The first casualty of the president's political debacle will likely be Timothy Geithner, the severely over-confident treasury secretary well known as a lapdog of Wall Street. Geithner was effectively repudiated by the president last week when Barack Obama abruptly announced a new, more aggressive approach to financial reform. But the immediate threat to Geithner is the scandal of collusion and possibly illegal behavior gathering around the Federal Reserve Bank of New York for its megabillion-dollar takeover of insurance giant AIG.
Tim Geithner is standing in the middle of the muck because he was still president of the New York Fed in the fall of 2008 when it rescued AIG with tons of public money (now totaling $180 billion). The facts of the deal are catching up with him now and none are good, since they raise doubts about his competence and his public integrity. This scandal has smoldered for several weeks in newspaper business sections, but is about to grab front-page attention.
The House Oversight Committee, chaired by Edolphus Towns, has turned up damning evidence and called Geithner to testify the week of January 27. Committee investigators are poring through some 250,000 e-mails and subpoenaed documents and finding smoking revelations. House Republicans smell blood. House Democrats, given the present climate of popular discontent, are unlikely to rally around tainted goods.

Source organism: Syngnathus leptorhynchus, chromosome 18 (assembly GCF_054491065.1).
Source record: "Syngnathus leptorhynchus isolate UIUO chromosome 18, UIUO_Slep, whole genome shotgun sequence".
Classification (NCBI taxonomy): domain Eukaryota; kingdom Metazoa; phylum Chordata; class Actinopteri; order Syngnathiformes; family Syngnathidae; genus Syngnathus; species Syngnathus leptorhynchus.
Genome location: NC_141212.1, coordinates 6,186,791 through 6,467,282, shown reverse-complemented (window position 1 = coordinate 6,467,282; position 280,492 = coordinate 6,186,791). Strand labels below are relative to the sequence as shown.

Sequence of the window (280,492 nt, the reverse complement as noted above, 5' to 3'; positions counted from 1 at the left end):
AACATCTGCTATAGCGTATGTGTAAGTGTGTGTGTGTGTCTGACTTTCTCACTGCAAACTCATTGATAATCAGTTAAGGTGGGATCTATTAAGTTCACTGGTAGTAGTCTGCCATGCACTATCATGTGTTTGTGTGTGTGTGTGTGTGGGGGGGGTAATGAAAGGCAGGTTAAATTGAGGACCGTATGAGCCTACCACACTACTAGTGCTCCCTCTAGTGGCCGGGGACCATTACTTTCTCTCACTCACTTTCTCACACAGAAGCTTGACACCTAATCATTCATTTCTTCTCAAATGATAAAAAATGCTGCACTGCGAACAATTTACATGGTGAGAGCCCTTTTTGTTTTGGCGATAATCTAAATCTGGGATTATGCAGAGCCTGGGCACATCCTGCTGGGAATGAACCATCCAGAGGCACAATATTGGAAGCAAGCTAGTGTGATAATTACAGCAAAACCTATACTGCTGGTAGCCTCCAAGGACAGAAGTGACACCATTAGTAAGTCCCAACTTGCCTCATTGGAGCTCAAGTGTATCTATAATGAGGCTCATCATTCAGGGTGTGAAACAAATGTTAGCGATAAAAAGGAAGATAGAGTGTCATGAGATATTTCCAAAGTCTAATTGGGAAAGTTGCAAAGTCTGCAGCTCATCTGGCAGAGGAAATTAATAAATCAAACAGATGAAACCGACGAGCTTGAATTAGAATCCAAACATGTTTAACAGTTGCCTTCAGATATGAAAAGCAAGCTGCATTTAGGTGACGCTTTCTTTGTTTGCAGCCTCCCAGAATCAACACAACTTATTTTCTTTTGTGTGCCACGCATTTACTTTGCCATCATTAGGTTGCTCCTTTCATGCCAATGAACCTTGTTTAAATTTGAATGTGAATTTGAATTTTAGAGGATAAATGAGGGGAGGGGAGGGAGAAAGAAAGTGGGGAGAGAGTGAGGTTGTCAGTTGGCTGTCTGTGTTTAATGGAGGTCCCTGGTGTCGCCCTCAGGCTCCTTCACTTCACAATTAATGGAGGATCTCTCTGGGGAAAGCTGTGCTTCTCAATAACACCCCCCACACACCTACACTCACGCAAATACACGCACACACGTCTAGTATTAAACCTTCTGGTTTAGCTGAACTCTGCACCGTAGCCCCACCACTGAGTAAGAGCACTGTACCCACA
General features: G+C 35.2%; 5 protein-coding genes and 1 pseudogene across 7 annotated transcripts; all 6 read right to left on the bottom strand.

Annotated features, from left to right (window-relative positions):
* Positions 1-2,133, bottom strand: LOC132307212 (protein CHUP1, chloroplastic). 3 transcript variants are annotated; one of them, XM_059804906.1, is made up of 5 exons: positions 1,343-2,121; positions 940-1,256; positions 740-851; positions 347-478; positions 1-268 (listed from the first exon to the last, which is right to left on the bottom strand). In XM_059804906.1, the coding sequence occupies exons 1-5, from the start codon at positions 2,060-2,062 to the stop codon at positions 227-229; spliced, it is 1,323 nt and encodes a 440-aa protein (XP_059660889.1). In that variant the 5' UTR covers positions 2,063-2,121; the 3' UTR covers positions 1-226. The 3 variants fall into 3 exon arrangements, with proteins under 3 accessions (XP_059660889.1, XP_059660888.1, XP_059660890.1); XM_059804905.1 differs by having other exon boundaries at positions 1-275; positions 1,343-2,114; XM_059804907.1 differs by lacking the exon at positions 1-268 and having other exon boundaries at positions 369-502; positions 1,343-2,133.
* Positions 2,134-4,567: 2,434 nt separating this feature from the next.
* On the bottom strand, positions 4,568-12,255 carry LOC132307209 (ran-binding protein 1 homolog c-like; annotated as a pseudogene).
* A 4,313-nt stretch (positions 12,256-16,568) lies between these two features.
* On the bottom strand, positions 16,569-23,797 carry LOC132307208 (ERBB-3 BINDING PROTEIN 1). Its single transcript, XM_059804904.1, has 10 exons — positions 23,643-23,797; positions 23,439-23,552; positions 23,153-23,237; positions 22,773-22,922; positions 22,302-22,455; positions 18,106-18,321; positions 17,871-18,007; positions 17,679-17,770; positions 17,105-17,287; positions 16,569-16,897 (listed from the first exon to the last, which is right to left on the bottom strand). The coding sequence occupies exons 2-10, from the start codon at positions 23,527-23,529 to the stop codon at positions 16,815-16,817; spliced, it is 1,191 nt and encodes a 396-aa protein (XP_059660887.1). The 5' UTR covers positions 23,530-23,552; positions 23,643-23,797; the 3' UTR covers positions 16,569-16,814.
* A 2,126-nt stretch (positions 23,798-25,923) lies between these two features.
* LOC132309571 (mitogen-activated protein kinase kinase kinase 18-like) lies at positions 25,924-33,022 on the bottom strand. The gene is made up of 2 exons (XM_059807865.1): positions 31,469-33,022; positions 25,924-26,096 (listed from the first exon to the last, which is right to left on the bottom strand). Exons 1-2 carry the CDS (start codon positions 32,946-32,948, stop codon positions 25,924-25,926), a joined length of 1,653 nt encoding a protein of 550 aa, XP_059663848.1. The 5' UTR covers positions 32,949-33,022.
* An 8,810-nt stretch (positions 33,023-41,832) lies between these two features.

Perhaps the most explosive revelation is that Geithner's subordinates at the New York Fed instructed AIG executives to evade securities law and conceal from the public the $62 billion the insurance company paid out on contracts with the largest investment houses and banks. AIG was already bankrupt and 80 percent owned by the government, kept afloat solely with the billions being injected by the central bank. Yet the Fed told the company to pay off the bankers at full value--100 percent on the dollar--without negotiating a better deal for the public. The bankers would not have collected a dime if the government hadn't come to the rescue.
The Fed, in other words, gave the largest, most prestigious banks a very sweet deal--much sweeter than anything the banks or the federal government will offer to homeowners facing mortgage foreclosure. The central bank, in effect, was operating a backdoor bank bailout that nobody could see. The public billions devoted to AIG went in one door at the insurance company and came out another door to the private banks. Goldman Sachs alone collected $13 billion.
Failure to disclose is a big no-no in corporate finance. People can go to jail if they willfully withhold material information from shareholders and the Securities and Exchange Commission (SEC), or they may be sued for investor fraud. Yet that is what the New York Fed told AIG to do. The company officers wanted to report fully to the SEC. Their Fed overseers told them to take out the disclosure out of their report to the SEC (the facts were ultimately not disclosed until five months later). The Fed, remember, is the government's principal banking regulator. It is supposed to enforce the laws, not tell regulated firms to break them.
What was the Fed anxious to hide? Clearly, it was the clandestine and illegitimate conduit it had devised at AIG to funnel billions to the banks, unseen by the public. Keeping this bailout secret would avoid arousing even greater anger about the bailouts. It might also help prop up stock prices at endangered banks, though savvy financial players swiftly figured out what was going on. Only the people needed to be kept in the dark, along with their elected representatives in Congress.